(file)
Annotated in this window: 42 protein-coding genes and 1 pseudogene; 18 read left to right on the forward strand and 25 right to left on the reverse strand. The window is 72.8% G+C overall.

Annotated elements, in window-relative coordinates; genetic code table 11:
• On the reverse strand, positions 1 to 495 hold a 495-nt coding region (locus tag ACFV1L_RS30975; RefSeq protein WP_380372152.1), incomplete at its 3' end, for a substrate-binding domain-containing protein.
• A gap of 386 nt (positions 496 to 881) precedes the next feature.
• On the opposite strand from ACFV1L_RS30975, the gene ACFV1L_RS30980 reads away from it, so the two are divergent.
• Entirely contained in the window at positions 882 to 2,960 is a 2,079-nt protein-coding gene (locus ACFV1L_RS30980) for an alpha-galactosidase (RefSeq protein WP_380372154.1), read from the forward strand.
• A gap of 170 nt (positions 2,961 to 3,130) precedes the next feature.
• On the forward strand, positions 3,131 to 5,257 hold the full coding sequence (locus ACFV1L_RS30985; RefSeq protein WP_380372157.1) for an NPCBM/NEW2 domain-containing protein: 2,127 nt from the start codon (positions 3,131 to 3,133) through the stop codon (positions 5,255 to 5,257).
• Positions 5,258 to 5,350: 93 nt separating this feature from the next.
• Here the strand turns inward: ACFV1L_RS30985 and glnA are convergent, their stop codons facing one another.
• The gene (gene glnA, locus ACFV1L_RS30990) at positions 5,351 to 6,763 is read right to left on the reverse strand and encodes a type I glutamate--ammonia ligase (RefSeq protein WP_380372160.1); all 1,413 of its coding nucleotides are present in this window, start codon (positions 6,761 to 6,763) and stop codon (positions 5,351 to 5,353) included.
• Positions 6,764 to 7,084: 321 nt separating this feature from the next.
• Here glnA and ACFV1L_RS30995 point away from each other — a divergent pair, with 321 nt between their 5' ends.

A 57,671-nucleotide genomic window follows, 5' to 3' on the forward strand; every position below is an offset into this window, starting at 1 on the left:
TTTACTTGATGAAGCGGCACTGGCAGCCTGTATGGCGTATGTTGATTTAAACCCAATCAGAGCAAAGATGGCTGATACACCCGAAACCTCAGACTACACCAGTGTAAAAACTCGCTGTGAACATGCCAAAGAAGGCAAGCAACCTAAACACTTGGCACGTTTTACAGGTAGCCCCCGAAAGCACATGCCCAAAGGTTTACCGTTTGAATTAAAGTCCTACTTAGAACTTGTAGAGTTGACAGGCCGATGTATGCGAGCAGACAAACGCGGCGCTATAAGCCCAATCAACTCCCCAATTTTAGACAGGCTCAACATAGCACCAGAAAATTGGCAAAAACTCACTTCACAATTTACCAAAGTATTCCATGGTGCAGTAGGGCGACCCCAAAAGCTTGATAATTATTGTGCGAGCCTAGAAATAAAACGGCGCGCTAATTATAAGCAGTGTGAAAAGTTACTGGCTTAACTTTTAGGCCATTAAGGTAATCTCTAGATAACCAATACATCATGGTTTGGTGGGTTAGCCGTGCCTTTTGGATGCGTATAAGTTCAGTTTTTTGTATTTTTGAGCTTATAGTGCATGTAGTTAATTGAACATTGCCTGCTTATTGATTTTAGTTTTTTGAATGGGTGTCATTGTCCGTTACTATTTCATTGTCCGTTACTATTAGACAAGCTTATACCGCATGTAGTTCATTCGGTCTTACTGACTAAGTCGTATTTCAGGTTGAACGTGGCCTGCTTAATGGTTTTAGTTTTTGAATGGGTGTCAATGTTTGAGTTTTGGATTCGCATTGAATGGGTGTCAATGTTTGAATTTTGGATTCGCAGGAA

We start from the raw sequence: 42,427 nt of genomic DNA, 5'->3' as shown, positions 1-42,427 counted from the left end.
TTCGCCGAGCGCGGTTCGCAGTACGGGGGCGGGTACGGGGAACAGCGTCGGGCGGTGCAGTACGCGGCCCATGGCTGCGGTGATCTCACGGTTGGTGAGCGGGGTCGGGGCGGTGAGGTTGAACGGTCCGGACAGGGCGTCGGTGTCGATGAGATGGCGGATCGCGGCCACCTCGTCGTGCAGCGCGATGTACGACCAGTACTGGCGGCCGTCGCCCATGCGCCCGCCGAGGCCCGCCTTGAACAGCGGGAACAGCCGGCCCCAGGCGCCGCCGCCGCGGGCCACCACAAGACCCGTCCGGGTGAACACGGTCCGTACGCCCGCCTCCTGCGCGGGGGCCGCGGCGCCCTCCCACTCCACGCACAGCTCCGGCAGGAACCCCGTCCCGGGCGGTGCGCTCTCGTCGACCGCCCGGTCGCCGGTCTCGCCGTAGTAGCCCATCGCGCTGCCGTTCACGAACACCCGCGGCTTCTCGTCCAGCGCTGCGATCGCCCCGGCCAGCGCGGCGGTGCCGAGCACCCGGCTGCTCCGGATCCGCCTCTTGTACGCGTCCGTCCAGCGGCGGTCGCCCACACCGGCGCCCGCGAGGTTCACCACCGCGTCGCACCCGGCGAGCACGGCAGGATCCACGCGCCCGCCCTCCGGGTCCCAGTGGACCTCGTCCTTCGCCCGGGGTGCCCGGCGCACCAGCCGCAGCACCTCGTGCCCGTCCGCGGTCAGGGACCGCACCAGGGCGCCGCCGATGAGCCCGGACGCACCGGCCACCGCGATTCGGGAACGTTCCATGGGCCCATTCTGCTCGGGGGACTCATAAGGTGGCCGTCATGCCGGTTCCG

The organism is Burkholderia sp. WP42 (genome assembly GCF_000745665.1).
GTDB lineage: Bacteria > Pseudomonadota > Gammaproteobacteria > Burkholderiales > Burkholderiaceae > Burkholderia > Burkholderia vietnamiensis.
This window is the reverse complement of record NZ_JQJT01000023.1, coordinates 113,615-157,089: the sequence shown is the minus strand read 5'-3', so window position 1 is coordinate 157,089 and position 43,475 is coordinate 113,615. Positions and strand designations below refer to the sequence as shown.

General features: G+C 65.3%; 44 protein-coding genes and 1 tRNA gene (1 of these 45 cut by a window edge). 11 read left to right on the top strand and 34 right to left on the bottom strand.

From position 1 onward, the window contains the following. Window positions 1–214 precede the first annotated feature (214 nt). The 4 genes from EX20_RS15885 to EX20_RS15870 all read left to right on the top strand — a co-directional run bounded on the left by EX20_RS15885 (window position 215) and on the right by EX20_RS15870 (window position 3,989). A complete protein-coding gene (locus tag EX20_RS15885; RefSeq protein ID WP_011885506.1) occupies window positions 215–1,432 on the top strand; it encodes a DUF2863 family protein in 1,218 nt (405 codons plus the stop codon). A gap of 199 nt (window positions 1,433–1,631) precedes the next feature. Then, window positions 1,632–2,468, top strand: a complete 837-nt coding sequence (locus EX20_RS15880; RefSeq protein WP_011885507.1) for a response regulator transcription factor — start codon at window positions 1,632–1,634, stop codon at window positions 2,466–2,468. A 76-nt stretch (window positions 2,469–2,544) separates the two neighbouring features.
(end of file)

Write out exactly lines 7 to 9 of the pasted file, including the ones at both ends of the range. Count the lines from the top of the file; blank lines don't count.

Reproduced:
• A gap of 170 nt (positions 2,961 to 3,130) precedes the next feature.
• On the forward strand, positions 3,131 to 5,257 hold the full coding sequence (locus ACFV1L_RS30985; RefSeq protein WP_380372157.1) for an NPCBM/NEW2 domain-containing protein: 2,127 nt from the start codon (positions 3,131 to 3,133) through the stop codon (positions 5,255 to 5,257).
• Positions 5,258 to 5,350: 93 nt separating this feature from the next.